I Now See Caleb Plant In A Different Light



I Now See Caleb Plant In A Different Light

Caleb Plant had a hard road to travel growing up, and beyond. Fate had thrown some nasty tests at him, and by and large, he did well to navigate the hard stuff.

Like many of you all who have seen his arc play out on the public side, I was aware of the beyond-sad situation with his daughter, Alia. I had mixed emotions when this story first came to my attention. Time has passed since that story posted, and my view of Plant has evolved.

You might have noticed, the Tennessee native does tend to get into pre-fight beefs with his foes. There’s something about his intensity, his pride and honor. And, perhaps, latent hostility at the lack of “fairness” of it all, which has given off a vibe that gets responded to. Now, with more time spent mulling that certainty, that when you make plans, God chuckles, and the concept of “fairness” to us humans, I see Plant differently.

When I look on his IG page and see video of him feeding his new baby, born to wife Jordan in August of 2022, I smile. The notion of Plant as a cold and cocky gunslinger fades away, and I see myself in the man. I’ve spent time feeding my babies, who are now almost 16 and 12. And thank heavens, I’ve not had to contend with the unimaginable horror of seeing my child pass away, as Plant did in 2015.

The time passing has humbled me some. These days, I’d not be as prone to “weigh in,” and to pass judgement on a Plant in context of how he handled grieving the loss of his baby. Sorrow mixed with anger is I think a strong intoxicant, and I can’t fathom the potency of the emotional cocktail that Caleb had to handle.

Caleb Plant did a hit on “The Pivot Podcast.” Co-hosts Ryan Clark, Channing Crowder and Fred Taylor delved into the Plant-Benavidez scrap and some of the backstories in play leading up to the collision, which I will watch on

Plant explained he took umbrage at comments from Jose Benavidez Sr, the father of David Benavidez.

“Boxing is not a job for me,” said Plant on the podcast. “Boxing is my life. I’m not trying to let anyone disrupt that or get in the way of that. So it is personal for me…As far as David Benavidez, that started out as us agreeing to disagree about who’s better. Over time I think it’s developed into something more…Once you start bringing up someone’s family, that’s a different level…Some things you don’t come back from and for me that’s not reversible.”

Alia died at just 19 months old in 2015. The fighter said when he won a title belt in 2019, it hit hard, because he was fulfilling a promise made to daughter.

“When they announce those words ‘and the new’, it’s something that any kid who’s ever halfway laced up a pair of boxing gloves dreams of one day…Me keeping that promise to Alia that I was going to be world champion, was something that was engraved in me. It didn’t matter who stood across from me that night, there was no one who was beating me.”

Benavidez and company are not in a place where they are inclined to give any benefit of doubt to Plant. Yep, some of the rhetoric has been rough-edged. Was Benavidez Sr looking to get under the skin of the Tennessee fighter when referring to this story, and stating aloud to the public his belief that it painted Plant in a bad light? Yes. And the boxer seems aware of that fact, though we cannot know how hard he has to work to understand that Benavidez Sr is working an angle.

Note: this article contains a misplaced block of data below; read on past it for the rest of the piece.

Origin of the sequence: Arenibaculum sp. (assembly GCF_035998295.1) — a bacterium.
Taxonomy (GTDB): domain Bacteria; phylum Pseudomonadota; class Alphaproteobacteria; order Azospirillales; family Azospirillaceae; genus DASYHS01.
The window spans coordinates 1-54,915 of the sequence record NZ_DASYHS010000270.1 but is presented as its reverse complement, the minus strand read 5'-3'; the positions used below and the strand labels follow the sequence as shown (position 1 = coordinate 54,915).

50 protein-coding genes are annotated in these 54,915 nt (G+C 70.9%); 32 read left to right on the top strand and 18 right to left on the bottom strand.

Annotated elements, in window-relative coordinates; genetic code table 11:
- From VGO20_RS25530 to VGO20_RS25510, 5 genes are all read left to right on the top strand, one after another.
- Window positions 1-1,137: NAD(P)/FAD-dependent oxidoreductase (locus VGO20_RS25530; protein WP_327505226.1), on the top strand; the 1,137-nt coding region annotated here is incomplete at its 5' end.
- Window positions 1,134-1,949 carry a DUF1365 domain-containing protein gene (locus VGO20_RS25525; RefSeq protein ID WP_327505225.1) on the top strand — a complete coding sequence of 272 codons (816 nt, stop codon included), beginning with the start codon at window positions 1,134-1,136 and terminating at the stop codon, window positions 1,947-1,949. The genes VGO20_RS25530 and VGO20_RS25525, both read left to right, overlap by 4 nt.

“I don’t go in there emotionally,” said Caleb Plant. “Seeing Alia go through those things definitely motivated me. I knew that I could do anything after seeing what she went through. You can’t go into the ring emotionally though, it’s a thinking man’s game. I’m a thinking fighter. I have a heavy IQ and a heavy bag of tricks…Over the years I learned how to channel my emotions and go into the ring calm, cool and collected. They want you to get riled up and tense. Why else does anyone talk shit? To try and get them out of their game. So if I know that’s the reason, why would I give them what they want? Because if I stay calm and stay cool, I can prove that stereotype wrong.”

Watch this fight on

Beyond time allowing me to see this story differently, there’s something else. Plant has been one of the guys to step forward and be different. He’s agitated for the big fights, and not just the ones that are a lottery ticket. He could have zigged and zagged and avoided this bout with David Benavidez. But he’s being a role model these days, in seeking out one of those stern tests which us boxing fans need more of. We are beyond tired of the machinations which occur that keep the sport lumped in with horse racing when discussions are held about dying sports. Plant has been talking, and crucially, walking the walk. The Terence Crawford-Errol Spence years-long flirtation and lack of consummation did more damage to the game than most understand. Hardcores have been drifting away. Can’t blame them, either.

Yes, I’ve come around on Caleb Plant. He’s dealt with the thunderbolts tossed at him imperfectly; well, that’s a big club he’s in. I’m in there with him. So, this story is to me history. Regarding Caleb Plant, I look forward. And I very much look forward to the face-off between him and Benavidez. May the best man win.

Founder/editor Michael Woods got addicted to boxing in 1990, when Buster Douglas shocked the world with his demolition of the then-impregnable Mike Tyson. The Brooklyn-based journalist has covered the sport since for ESPN The Magazine,, Bad Left Hook and RING. His journalism career started with NY Newsday in 1999. Michael Woods is also an accomplished blow by blow and color man, having done work for Top Rank, DiBella Entertainment, EPIX, and for Facebook Fightnight Live, since 2017.